respected the regular British soldier but at the Germans they
shouted insults and the Loyalists they despised as traitors. The
camp at the journey's end was on the ground at Cambridge where
two years earlier Washington had trained his first army. Every
day Burgoyne expected to embark. There was delay and, at last, he
knew the reason. Congress repudiated the terms granted by Gates.
A tangled dispute followed. Washington probably had no sympathy
with the quibbling of Congress. But he had no desire to see this
army return to Europe and release there an army to serve in
America. Burgoyne's force was never sent to England. For nearly a
year it lay at Boston. Then it was marched to Virginia. The men
suffered great hardships and the numbers fell by desertion and
escape. When peace came in 1783 there was no army to take back to
England; Burgoyne's soldiers had been merged into the American
people. It may well be, indeed, that descendants of his beaten
men have played an important part in building up the United
States. The irony of history is unconquerable.


Washington had met defeat in every considerable battle at which
he was personally present. His first appearance in military
history, in the Ohio campaign against the French, twenty-two
years before the Revolution, was marked by a defeat, the
surrender of Fort Necessity. Again in the next year, when he
fought to relieve the disaster to Braddock's army, defeat was his
portion. Defeat had pursued him in the battles of the Revolution
--before New York, at the Brandywine, at Germantown. The campaign
against Canada, which he himself planned, had failed. He had lost
New York and Philadelphia. But, like William III of England, who
in his long struggle with France hardly won a battle and yet
forced Louis XIV to accept his terms of peace, Washington, by
suddenness in reprisal, by skill in resource when his plans
seemed to have been shattered, grew on the hard rock of defeat
the flower of victory.

There was never a time when Washington was not trusted by men of
real military insight or by the masses of the people. But a
general who does not win victories in the field is open to
attack. By the winter of 1777 when Washington, with his army
reduced and needy, was at Valley Forge keeping watch on Howe in
Philadelphia, John Adams and others were talking of the sin of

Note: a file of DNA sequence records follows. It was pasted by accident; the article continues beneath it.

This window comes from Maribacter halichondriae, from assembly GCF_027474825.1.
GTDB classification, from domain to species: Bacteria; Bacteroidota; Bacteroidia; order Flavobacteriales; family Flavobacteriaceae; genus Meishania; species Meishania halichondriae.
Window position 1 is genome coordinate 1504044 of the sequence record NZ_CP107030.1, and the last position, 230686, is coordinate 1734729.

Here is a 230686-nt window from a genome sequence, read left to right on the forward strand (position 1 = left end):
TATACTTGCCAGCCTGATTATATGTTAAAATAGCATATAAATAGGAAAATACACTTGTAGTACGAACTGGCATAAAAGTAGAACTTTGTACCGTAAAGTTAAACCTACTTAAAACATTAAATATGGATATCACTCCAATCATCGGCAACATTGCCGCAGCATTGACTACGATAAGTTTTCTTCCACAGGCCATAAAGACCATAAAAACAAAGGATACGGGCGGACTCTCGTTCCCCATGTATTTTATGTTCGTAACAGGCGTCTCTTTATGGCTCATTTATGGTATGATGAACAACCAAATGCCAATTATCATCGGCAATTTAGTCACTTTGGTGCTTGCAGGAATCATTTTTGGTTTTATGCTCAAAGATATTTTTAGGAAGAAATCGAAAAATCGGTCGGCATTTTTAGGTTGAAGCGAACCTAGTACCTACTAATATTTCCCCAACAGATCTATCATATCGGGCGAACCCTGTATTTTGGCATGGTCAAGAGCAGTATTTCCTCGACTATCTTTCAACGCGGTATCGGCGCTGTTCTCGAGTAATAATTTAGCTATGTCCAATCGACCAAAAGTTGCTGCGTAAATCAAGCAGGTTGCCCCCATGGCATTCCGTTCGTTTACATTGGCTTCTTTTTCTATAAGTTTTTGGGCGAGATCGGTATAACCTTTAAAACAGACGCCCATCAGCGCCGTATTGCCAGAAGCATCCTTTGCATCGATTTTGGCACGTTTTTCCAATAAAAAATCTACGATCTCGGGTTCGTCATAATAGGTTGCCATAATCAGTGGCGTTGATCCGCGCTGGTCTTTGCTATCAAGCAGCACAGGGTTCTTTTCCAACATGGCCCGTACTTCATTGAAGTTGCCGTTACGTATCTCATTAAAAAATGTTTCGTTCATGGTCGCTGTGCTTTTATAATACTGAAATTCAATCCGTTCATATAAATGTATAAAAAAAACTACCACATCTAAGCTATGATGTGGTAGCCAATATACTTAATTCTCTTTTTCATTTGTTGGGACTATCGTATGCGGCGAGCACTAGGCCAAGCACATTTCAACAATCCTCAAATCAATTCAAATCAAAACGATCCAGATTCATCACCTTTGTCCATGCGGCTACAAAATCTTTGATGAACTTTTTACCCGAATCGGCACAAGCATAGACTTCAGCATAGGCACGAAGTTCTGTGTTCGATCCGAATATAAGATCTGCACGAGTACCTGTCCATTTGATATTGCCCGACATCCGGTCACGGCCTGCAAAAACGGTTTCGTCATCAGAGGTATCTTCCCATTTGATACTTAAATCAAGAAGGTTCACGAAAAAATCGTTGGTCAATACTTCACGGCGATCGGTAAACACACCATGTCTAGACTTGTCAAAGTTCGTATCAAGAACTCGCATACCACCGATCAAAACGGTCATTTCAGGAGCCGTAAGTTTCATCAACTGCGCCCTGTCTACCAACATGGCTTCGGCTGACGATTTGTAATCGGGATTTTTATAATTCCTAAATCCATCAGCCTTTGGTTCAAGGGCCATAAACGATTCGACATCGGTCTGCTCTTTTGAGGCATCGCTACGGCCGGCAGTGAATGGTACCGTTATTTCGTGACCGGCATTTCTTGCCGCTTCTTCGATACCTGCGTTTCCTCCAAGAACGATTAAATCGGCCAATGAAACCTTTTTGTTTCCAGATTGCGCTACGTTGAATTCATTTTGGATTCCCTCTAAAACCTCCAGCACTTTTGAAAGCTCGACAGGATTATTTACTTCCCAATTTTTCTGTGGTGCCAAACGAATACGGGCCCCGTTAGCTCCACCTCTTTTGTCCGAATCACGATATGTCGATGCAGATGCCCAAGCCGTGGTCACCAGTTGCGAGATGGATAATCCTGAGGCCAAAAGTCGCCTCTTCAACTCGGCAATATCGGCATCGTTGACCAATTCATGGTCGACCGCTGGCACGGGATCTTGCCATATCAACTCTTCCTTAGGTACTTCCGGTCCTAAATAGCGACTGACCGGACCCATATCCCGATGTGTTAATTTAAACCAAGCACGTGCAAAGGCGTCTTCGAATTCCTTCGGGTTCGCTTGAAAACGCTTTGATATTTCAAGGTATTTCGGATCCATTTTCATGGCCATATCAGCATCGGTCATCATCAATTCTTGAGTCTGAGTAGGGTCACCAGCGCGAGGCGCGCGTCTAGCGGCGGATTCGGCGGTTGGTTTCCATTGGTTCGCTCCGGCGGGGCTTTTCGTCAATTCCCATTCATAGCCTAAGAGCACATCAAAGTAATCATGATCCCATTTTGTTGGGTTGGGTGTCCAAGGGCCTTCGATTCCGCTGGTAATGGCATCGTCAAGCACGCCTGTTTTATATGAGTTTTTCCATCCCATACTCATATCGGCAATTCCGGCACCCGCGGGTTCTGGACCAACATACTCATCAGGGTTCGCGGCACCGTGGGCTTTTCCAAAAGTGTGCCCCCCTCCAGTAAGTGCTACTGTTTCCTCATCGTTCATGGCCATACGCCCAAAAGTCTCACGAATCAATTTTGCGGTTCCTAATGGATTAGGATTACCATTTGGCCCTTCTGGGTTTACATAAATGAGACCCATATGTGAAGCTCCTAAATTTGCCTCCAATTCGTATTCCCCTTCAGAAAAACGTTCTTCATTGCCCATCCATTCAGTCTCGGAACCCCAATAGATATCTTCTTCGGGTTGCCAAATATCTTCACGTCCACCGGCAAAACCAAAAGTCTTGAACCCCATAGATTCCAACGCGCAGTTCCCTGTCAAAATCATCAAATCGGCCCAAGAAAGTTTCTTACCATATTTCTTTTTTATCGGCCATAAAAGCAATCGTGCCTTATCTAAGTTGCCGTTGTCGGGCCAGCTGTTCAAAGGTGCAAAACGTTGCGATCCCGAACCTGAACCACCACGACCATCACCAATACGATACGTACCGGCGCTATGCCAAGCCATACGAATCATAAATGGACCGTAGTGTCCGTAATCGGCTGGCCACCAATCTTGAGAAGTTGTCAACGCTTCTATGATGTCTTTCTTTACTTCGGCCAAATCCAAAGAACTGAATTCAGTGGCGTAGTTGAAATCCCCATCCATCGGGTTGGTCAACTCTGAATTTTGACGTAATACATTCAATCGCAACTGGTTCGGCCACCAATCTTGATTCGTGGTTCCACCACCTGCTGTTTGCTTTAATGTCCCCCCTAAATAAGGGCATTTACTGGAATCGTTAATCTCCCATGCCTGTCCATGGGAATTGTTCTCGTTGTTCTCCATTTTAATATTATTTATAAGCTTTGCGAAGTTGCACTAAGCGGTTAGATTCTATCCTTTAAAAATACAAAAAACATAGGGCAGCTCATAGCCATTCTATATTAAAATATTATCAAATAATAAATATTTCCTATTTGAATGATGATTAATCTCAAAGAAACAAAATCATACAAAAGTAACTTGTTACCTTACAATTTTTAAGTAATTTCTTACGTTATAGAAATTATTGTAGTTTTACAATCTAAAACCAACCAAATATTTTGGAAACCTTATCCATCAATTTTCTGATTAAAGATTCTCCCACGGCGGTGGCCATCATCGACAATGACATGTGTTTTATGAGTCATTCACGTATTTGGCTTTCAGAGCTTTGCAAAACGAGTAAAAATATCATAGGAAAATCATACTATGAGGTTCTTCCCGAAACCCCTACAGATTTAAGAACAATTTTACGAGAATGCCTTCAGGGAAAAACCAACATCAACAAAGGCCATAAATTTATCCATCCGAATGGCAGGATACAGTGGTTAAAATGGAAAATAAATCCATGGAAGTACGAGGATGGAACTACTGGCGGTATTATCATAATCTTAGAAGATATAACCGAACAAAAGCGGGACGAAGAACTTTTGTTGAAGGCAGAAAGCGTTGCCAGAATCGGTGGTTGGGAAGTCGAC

idolatry in the worship of Washington, of its flavor of the
accursed spirit of monarchy, and of the punishment which "the God
of Heaven and Earth" must inflict for such perversity. Adams was
all against a Fabian policy and wanted to settle issues forever
by a short and strenuous war. The idol, it was being whispered,
proved after all to have feet of clay. One general, and only one,
had to his credit a really great victory--Gates, to whom Burgoyne
had surrendered at Saratoga, and there was a movement to replace
Washington by this laureled victor.

General Conway, an Irish soldier of fortune, was one of the most
troublesome in this plot. He had served in the campaign about
Philadelphia but had been blocked in his extravagant demands for
promotion; so he turned for redress to Gates, the star in the
north. A malignant campaign followed in detraction of Washington.
He had, it was said, worn out his men by useless marches; with an
army three times as numerous as that of Howe, he had gained no
victory; there was high fighting quality in the American army if
properly led, but Washington despised the militia; a Gates or a
Lee or a Conway would save the cause as Washington could not; and
so on. "Heaven has determined to save your country or a weak
general and bad counsellors would have ruined it"; so wrote
Conway to Gates and Gates allowed the letter to be seen. The
words were reported to Washington, who at once, in high dudgeon,
called Conway to account. An explosion followed. Gates both
denied that he had received a letter with the passage in
question, and, at the same time, charged that there had been
tampering with his private correspondence. He could not have it
both ways. Conway was merely impudent in reply to Washington, but
Gates laid the whole matter before Congress. Washington wrote to
Gates, in reply to his denials, ironical references to "rich
treasures of knowledge and experience" "guarded with penurious
reserve" by Conway from his leaders but revealed to Gates. There